12 July 2012

Faster than a DC Bullet: The End of Green Arrow, Part IV: Green Arrow: Into the Woods

Comic hardcover, n.pag.
Published 2011 (contents: 2010-11)
Borrowed from the library
Read June 2012
Green Arrow: Into the Woods

Writer: J. T. Krul
Pencillers: Diogenes Neves, Mike Mayhew
Inkers: Vicente Cifuentes, Guillermo Ortego, Mike Mayhew
Colorists: Ulises Arreola, Andy Troy
Letterer: Rob Leigh

Since we last saw Green Arrow standing in the middle of the devastated Star City in Justice League: Rise and Fall, a forest has magically appeared. I guess I'd know something about it if I'd read Brightest Day, but it works without that-- it's a mysterious occurrence anyway, so seeing it happen isn't particularly useful. Officially exiled from Star City, Green Arrow is hiding out in the forest, using it as a base of operations to fight the good fight. It's a good idea, making Green Arrow into a Robin Hood figure; it feels like it merges the patrolling hunter aspects of the character emphasized by Mike Grell (in The Longbow Hunters) with the mystical ones brought to the forefront by Kevin Smith (Quiver) and Brad Metzler (The Archer's Quest).

But J. T. Krul doesn't really capitalize on this setup. Oliver is given a new supporting cast-- a plucky charity worker, a crusading journalist, a man who thinks he's Galahad of the Round Table-- and a new set of villains-- the mysterious "Queen" who takes over his old company, the police commissioner who put him on trial-- but the book doesn't focus on this new setup enough. Green Lantern shows up, and there's some guff about a magic tree, the Martian Manhunter shows up for no readily apparent reason, there's more stuff about the tree, and he leaves too. To someone who hasn't read/isn't reading Brightest Day, it doesn't seem to have much of a point or hook. (Incidentally, there's a discontinuity with Krul's own Rise and Fall in that Hal and, implicitly, the rest of the League seem okay with Ollie whereas they were butts to him in that book, but it's a discontinuity I'm happy to have.)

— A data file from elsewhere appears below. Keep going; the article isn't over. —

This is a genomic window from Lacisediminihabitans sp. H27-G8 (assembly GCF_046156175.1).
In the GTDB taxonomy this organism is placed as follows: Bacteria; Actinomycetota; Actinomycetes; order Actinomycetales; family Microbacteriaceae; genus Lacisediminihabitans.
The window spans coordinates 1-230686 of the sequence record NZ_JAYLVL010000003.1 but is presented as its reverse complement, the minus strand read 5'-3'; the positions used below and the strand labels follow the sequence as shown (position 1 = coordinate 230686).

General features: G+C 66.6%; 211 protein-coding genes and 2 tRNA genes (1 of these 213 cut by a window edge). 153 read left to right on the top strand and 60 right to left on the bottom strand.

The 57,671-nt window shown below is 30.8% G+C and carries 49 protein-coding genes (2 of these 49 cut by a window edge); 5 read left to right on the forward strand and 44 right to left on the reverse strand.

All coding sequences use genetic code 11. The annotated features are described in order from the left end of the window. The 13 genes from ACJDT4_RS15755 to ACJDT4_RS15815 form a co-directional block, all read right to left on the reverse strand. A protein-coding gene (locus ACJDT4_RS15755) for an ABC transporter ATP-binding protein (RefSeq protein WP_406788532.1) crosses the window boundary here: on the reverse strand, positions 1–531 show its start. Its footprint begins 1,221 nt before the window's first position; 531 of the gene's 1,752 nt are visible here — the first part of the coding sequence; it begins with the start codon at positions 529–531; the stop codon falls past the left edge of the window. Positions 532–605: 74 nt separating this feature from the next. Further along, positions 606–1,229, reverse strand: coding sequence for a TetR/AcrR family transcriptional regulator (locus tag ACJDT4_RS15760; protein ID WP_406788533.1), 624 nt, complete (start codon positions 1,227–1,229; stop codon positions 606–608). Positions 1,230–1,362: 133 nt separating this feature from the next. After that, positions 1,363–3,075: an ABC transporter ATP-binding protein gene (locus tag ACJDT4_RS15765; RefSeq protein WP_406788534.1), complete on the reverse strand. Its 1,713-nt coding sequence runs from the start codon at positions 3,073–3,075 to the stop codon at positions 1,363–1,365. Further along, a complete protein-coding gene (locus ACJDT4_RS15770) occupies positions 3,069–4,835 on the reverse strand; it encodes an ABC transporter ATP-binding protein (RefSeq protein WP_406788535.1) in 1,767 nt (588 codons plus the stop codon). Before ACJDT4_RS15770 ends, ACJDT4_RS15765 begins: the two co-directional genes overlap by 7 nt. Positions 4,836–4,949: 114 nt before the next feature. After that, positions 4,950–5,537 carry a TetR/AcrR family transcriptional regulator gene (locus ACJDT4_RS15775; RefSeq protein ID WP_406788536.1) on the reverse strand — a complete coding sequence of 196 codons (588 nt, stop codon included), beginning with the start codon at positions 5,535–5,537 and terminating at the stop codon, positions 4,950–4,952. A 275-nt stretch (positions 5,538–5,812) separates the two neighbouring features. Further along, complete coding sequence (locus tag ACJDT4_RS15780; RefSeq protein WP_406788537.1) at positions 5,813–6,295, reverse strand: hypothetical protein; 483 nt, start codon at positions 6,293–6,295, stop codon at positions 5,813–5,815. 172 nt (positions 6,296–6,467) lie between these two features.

When the story does focus on the new setup, it's not very interesting; the villains are kinda dull. The Queen has a connection to Oliver's past, and the book does a little with it (there's a beautiful flashback issue drawn by Mike Mayhew), but not enough. Her faceless goons are boring, and haven't we seen more than enough sexy female assassins in Green Arrow stories? I'd like to see a set of stories about raging liberal / ferocious hunter using his forest base to retake Star City for the forces of good with his band of heroes (how awesome does that sound?), but the book dances around that idea.

All that said, Diogenes Neves is the best artist to draw Ollie since Cliff Chiang sadly left, and it's least stupid take on the character since Tony Bedard's Road to the Altar and (the beginning of) Judd Winick's The Wedding Album. Not great stuff, but there's some real potential once Brightest Day is over and the title can go its own way.

1 comment:

  1. Agreed this era of Green Arrow stumbled and is mostly skippable. My only correction is, wasn't Hal the only one who would still talk to Ollie and didn't treat him poorly at the end of Rise and Fall? Maybe it's my own mis-remembering, but I didn't think Hal's appearance here was so out of character. But that's a minor point -- enjoying your run through of these stories.